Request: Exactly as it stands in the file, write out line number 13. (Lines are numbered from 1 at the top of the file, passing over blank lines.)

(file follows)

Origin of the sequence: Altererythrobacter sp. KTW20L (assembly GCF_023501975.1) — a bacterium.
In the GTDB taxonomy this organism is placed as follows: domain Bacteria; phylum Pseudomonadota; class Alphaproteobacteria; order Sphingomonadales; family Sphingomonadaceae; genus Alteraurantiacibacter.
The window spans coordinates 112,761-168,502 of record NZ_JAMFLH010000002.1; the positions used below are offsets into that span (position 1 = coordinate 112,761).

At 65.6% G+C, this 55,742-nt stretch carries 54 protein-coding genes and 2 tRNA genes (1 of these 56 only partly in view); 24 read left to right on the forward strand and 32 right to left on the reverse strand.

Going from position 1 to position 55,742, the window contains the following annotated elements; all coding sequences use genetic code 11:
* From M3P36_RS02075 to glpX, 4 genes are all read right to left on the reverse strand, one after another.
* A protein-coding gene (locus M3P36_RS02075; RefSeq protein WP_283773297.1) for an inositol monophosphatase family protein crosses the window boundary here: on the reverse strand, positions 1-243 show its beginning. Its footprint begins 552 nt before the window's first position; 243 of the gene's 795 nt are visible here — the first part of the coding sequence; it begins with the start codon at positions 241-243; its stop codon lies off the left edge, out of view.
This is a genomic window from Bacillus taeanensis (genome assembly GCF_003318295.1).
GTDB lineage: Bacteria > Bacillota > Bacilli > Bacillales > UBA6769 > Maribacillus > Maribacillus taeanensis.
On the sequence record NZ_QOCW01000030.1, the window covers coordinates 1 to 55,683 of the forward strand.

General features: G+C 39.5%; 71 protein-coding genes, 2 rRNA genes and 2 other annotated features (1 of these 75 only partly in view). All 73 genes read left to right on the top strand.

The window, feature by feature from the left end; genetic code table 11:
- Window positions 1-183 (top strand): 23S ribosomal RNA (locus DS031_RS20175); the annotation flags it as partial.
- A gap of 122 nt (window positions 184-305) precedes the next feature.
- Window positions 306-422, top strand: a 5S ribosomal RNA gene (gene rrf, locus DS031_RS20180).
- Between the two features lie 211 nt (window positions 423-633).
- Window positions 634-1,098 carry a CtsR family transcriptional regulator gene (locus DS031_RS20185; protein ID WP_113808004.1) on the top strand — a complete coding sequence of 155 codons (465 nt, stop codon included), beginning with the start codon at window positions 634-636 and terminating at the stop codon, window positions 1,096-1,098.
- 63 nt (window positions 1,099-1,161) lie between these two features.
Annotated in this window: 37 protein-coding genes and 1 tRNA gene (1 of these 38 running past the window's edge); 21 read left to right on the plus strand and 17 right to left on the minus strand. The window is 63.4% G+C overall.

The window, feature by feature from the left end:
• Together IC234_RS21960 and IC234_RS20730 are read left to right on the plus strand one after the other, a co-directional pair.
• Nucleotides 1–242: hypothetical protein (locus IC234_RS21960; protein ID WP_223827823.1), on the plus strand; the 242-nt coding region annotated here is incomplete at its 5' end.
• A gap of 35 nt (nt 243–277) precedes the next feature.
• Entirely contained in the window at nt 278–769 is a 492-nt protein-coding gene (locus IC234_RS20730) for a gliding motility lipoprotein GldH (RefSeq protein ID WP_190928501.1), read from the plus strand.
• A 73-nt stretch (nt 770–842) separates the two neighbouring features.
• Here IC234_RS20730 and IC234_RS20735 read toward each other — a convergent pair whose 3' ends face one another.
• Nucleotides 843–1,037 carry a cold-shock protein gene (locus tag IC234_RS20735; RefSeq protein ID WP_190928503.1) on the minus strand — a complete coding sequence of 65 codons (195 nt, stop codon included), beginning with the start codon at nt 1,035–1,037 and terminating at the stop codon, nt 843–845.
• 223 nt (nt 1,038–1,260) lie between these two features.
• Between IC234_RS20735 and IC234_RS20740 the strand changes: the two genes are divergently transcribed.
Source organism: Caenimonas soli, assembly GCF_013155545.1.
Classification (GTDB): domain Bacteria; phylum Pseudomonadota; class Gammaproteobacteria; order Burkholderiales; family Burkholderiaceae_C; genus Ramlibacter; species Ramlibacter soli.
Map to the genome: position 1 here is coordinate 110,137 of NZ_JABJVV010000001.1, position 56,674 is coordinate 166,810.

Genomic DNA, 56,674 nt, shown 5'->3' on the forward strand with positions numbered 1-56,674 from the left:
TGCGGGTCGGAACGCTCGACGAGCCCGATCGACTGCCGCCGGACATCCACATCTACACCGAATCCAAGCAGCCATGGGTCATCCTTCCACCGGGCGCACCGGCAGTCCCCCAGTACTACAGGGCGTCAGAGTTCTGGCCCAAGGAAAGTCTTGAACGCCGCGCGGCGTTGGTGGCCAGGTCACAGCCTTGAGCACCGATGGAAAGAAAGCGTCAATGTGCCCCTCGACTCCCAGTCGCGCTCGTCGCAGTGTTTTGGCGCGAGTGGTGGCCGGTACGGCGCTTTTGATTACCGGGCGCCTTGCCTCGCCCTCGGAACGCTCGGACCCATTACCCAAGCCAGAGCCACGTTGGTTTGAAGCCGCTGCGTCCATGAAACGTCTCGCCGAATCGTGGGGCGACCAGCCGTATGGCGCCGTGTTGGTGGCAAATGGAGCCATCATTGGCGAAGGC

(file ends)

- Window positions 1-183 (top strand): 23S ribosomal RNA (locus DS031_RS20175); the annotation flags it as partial.